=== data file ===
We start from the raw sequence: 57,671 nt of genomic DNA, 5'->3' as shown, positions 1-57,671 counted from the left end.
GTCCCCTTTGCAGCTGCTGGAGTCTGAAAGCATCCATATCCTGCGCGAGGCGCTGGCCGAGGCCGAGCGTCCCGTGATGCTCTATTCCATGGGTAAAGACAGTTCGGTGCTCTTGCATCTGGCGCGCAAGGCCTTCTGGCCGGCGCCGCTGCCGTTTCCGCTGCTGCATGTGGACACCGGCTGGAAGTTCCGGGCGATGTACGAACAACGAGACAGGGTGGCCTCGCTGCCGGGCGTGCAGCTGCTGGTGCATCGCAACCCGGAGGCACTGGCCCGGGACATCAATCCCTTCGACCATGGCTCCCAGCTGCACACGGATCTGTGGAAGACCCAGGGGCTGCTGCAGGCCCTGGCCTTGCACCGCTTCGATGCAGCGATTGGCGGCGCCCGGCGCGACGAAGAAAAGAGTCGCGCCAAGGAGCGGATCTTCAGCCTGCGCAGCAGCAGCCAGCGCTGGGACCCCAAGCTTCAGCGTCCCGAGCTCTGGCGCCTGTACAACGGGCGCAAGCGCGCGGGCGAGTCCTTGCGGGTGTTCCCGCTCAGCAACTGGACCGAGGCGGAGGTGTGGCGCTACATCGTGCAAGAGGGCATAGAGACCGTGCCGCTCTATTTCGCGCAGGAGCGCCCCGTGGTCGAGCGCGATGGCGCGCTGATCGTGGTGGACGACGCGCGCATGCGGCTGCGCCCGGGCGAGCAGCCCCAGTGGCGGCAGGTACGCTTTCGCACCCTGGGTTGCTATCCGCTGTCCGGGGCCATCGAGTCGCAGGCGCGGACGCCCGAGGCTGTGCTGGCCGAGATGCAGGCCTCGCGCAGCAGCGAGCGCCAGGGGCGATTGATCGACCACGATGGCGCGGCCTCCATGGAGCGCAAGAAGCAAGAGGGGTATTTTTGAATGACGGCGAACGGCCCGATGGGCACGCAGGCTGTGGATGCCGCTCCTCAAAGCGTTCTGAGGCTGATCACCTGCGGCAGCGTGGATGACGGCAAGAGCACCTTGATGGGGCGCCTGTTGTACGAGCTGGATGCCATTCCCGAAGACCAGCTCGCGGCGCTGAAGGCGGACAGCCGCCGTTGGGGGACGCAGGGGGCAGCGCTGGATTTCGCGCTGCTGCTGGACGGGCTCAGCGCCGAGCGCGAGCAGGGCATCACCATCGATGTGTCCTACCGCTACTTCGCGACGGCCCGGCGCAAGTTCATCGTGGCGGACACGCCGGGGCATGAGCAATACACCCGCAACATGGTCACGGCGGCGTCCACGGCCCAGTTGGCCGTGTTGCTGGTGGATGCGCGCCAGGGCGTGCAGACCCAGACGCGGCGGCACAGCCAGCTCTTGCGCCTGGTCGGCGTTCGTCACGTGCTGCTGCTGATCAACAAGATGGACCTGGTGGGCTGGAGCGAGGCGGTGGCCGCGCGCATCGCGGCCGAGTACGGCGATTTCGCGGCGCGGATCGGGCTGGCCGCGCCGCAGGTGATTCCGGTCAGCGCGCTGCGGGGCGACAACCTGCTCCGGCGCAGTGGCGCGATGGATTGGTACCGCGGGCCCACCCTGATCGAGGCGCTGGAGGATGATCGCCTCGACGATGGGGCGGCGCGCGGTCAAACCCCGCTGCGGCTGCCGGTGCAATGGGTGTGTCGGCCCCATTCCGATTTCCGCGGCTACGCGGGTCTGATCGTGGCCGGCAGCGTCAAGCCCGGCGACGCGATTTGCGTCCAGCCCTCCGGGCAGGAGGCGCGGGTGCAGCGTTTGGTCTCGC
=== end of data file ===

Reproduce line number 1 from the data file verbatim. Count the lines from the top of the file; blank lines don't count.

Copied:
We start from the raw sequence: 57,671 nt of genomic DNA, 5'->3' as shown, positions 1-57,671 counted from the left end.